A lesbian couple was allegedly harassed and thrown out of the bar of The Slate Hotel on Khader Nawaz Khan Road in Chennai on Saturday. The two women, Rasika Gopalakrishnan and Shivangi Singh, are both in their early twenties, and are going viral on social media after sharing their appalling experience on Facebook. They were allegedly forced to leave the bar for being a same-sex couple, and were accused of doing things that they had not.
In her Facebook post, Rasika recounted that their evening began with four to five men standing at the bar constantly staring at the couple dancing together. Naturally, this fetishisation and objectification made them uncomfortable and upset.
Moments later, they went to the washroom and were followed by four male bouncers and one female bouncer banging frantically on the door demanding that they leave. When the couple asked on what grounds they had to do so, the bouncers accused them of “doing something else,” and claimed that they were making other guests uncomfortable. Wanting to avoid confrontation in that moment, they left.
Rasika told the News Minute (TNM), “One of the male bouncers shouted at us, and said, ‘What were you doing in there?’ I replied, ‘I was helping my friend out, she was feeling sick.’ He never stopped to listen to us, and his immediate response was, ‘Were you helping your friend or were you doing something else?’”
According to TNM, Shivangi said, “When the bouncers descended upon us in the club’s bathroom, there was no requirement of all five of them. Rasika and I are 5’1”, weighing about 50-55 kilograms each. There was absolutely no need for an unnecessary display of brute force to outnumber us. They could have spoken to us kindly. They didn’t bother asking us any questions. We were simply given their verdict – leave the club, you’re being a nuisance.”
This was not the end of the ordeal. After the girls’ social media posts recounting the horrifying incident began to gain popularity, working partner with The Slate Hotels Varun Ganeshan, contacted the girls to try to pacify the situation. However, instead he claimed to have a video of them “making out on stage,” and allegedly threatened to release it online. However, the two girls said that they did nothing to make other guests uncomfortable as they were aware that it was a public space. When they asked to come back to hotel and see the footage for themselves, the manager sheepishly apologised and said there was no need to do so.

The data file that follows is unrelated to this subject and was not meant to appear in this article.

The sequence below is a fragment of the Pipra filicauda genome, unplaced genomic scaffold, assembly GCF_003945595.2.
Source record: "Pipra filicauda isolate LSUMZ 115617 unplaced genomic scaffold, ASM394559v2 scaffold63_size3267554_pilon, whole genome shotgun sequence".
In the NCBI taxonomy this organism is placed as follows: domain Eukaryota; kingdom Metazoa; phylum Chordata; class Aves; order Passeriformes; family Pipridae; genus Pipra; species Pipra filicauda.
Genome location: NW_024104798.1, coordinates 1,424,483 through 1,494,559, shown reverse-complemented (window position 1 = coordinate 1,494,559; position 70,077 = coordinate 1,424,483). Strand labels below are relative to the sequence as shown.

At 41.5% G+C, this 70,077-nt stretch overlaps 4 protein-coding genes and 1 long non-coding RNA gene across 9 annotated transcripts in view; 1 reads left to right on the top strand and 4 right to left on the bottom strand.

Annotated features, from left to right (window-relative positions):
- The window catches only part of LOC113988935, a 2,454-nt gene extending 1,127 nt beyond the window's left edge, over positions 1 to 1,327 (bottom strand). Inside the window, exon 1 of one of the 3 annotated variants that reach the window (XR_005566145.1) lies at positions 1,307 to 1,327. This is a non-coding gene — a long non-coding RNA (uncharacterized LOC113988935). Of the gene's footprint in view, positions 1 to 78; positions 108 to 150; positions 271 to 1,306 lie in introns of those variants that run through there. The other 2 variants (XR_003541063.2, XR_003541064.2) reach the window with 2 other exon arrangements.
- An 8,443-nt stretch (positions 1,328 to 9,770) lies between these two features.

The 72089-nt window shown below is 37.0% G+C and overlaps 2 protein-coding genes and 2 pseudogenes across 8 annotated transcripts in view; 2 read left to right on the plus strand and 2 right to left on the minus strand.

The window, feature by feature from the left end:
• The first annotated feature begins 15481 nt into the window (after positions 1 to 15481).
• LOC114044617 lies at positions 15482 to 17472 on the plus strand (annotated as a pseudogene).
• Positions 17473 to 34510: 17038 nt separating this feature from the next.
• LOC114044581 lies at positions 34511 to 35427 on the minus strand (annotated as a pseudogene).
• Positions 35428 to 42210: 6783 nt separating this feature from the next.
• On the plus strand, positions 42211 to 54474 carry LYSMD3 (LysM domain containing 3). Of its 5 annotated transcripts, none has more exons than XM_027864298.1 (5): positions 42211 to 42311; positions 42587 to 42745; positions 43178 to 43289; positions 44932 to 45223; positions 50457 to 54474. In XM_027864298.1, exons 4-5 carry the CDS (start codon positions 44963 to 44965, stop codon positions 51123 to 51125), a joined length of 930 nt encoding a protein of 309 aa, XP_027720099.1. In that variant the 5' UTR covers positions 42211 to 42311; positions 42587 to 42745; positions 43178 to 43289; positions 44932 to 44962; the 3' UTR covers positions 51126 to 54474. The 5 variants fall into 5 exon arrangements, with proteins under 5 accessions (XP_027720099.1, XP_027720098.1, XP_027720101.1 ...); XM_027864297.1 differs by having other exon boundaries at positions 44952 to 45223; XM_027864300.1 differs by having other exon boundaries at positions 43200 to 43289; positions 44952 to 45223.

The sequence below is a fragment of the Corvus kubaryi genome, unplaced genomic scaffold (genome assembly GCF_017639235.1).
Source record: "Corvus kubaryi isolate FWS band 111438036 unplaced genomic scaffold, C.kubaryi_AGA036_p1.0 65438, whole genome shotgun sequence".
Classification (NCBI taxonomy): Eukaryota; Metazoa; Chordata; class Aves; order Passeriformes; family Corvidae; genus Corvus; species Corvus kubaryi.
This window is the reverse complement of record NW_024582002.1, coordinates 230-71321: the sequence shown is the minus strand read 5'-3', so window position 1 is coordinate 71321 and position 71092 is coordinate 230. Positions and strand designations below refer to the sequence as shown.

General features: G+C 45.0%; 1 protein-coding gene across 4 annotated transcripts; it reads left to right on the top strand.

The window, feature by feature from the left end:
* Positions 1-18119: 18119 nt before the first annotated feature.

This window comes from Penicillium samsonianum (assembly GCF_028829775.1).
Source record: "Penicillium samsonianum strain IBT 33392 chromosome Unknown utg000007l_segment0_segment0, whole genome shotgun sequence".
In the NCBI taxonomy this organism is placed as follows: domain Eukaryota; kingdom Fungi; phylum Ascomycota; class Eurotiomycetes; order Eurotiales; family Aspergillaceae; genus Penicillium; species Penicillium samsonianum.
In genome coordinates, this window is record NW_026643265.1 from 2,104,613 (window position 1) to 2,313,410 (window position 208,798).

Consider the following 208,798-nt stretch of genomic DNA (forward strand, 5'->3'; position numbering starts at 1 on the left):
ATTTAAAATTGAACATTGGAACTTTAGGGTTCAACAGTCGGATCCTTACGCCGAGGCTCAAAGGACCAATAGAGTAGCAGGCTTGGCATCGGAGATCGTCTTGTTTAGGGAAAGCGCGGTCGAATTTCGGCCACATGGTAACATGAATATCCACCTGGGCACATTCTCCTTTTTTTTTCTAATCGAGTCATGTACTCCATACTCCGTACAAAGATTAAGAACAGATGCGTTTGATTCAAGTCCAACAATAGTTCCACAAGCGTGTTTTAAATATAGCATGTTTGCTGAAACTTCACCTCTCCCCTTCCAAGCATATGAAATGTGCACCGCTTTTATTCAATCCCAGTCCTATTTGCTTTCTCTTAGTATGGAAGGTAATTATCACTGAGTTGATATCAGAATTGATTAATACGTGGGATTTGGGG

Shivangi told TNM, “First of all, there is nothing inherently wrong about making out, but here’s the thing – we didn’t. We did not allow ourselves that kind of a straight-privilege; as a same-sex couple, our display of affection towards each other is socially outlawed.”
Rasika and Shivangi’s story has gone viral on social media, as members of the queer community and its allies are determined to share their story. Although the reading down of Article 377 on September 6, 2018, brought liberation to the LGBTQ+ community as the country celebrated in an eruption of rainbow and glitter, discrimination against queer folk is still rampant.
Rasika and Shivangi’s experience is proof of the fact that although legal reform is the first step, it is not nearly enough to change the very fabrication of an innately heteronormative and patriarchal culture. In order to begin to dismantle the stigma surrounding homosexuality and create a safe, queer-friendly environment, the creation of discourse and awareness is fundamental.
Rasika told TNM, “I myself am visibly queer in that my dressing sense does not follow conventional gender norms of society. In such cases, it is even more important to put aside one’s prejudices and to treat a customer as a customer and nothing else. Queer rights are about human rights, not about anything else. We do not demand special service, we never take up more space than necessary. All we ask is to give us space to be ourselves without being judged and made to feel unsafe.”
Featured image credit: Facebook/@TheSlateHotel